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Spell Catcher, as you probably realize by now, does much more than correct your spelling. As you type, or after you’ve finished typing, it can correct double spaces, double capitals, double punctuation, and so on. You’ll find details on these proofreading features in Interactive Checking.
But sometimes you need a more powerful assistant to help you whip some text into shape. Spell Catcher’s Macros and Modify Selection commands may be just what you need. They can massage enormous chunks of text in seconds, converting mangled e-mail text to neat paragraphs, converting pages’ worth of ALL CAPS TYPING into normally capitalized writing, making straight quotes curly, and so on.
Here’s how you would use the Modify Selection command to process a highlighted batch of text:
Highlight the text you want to change. This might mean using the Select All command in the Edit menu, or just dragging through a sentence or a few paragraphs. (Needless to say, you can’t edit text that’s not editable, such as text you’re reading in your Web browser or an e-mail that you’ve received.)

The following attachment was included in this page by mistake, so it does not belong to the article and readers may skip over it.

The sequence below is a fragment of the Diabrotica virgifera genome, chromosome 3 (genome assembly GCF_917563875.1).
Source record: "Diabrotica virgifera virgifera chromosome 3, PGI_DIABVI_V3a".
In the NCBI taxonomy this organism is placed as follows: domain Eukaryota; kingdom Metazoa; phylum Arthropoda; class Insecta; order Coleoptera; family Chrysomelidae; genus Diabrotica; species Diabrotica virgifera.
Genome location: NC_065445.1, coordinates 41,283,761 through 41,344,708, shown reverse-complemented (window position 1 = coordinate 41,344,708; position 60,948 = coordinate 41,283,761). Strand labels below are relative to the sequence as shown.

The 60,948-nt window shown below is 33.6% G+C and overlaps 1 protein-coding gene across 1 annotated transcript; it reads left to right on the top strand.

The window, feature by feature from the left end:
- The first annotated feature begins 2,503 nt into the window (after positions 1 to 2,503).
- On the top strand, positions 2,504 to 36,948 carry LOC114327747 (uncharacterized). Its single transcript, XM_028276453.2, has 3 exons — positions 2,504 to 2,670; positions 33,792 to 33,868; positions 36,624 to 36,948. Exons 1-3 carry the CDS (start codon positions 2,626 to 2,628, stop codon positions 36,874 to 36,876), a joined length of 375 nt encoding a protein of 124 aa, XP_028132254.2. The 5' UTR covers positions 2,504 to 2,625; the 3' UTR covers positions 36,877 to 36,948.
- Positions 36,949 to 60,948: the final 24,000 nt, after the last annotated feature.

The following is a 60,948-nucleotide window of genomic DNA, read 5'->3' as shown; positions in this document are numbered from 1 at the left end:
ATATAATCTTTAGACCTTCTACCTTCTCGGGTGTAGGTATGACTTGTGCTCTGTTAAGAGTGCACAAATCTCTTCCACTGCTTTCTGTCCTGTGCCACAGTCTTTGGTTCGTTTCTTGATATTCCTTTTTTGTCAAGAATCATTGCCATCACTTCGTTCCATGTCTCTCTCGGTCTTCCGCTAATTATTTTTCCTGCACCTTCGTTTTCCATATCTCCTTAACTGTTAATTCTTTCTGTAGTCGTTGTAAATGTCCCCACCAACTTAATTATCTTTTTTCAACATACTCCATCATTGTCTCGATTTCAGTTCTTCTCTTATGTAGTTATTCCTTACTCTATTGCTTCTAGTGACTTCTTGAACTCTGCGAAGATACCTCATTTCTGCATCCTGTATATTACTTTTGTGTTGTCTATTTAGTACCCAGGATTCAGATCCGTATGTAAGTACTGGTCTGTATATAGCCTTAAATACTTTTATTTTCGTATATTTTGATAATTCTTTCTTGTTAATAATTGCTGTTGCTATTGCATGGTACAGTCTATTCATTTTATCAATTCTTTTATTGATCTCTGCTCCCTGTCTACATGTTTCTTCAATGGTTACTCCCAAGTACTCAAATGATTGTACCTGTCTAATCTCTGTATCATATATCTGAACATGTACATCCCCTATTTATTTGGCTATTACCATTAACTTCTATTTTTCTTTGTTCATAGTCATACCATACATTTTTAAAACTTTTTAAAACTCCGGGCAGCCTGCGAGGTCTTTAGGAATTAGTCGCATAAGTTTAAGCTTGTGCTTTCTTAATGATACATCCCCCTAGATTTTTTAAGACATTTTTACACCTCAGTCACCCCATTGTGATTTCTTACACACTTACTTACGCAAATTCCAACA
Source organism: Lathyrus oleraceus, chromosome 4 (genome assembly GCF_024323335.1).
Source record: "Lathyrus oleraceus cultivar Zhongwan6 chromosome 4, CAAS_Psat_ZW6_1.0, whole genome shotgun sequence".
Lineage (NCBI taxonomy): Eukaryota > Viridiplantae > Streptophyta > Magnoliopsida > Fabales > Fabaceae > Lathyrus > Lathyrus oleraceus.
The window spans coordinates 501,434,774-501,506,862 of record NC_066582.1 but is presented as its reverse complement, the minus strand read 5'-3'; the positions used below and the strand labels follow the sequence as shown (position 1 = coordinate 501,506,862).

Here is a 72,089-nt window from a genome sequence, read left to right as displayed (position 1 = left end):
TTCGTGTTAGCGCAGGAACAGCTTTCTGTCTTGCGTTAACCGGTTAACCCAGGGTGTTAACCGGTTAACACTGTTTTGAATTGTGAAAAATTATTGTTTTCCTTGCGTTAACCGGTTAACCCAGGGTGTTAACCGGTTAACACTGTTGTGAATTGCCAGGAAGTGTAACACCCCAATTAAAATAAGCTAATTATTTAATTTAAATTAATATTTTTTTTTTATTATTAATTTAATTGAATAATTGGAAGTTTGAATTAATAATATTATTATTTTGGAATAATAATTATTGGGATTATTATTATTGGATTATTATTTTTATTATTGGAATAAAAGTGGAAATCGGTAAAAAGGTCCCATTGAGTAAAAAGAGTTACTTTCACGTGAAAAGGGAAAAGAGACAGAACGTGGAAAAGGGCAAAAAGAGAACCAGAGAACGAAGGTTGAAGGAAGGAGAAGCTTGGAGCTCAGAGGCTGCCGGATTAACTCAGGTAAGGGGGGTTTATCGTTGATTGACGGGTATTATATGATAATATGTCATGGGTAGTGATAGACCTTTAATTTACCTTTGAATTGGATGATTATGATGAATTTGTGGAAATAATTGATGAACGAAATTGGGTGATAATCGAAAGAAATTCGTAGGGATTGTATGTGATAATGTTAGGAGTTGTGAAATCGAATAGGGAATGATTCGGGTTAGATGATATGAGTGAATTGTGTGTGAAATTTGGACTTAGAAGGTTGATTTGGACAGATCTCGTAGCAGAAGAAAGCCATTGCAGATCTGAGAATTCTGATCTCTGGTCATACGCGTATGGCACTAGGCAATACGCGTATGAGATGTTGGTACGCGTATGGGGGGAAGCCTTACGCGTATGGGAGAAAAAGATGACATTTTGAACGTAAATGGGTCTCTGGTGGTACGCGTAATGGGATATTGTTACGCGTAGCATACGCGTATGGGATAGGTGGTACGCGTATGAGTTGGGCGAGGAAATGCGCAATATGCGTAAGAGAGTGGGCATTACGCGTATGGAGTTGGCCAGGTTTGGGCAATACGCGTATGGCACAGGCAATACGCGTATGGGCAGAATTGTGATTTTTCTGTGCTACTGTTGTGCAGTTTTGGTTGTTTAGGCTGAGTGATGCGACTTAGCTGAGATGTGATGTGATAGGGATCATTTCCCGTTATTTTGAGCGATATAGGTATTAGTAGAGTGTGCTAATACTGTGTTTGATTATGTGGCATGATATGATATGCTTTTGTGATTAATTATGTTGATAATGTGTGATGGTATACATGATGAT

From the Input menu, choose Modify Selection.
The Modify Selection window appears. It lists various text-processing modules and any macros you have created, each of which mass-edits the highlighted text. You can click the name of a module to read a short description of it at the bottom of the window. (You can also read the next section for descriptions of the included modules.)
Double-click the name of the module you want.
Alternatively, you can click the Proceed button or press the Return key.
If the module requires more information (for example, the Multiple Spaces to Tab module needs to know how many spaces should exist before invoking), you will be prompted with a configuration window for that module; otherwise, the module will perform its function, converting the selected text or, in the case of an analysis module like Statistics, displaying a window with the accumulated information.
Spell Catcher comes with 14 built-in modification modules-commands that change your highlighted text in specific ways. Here’s what they do.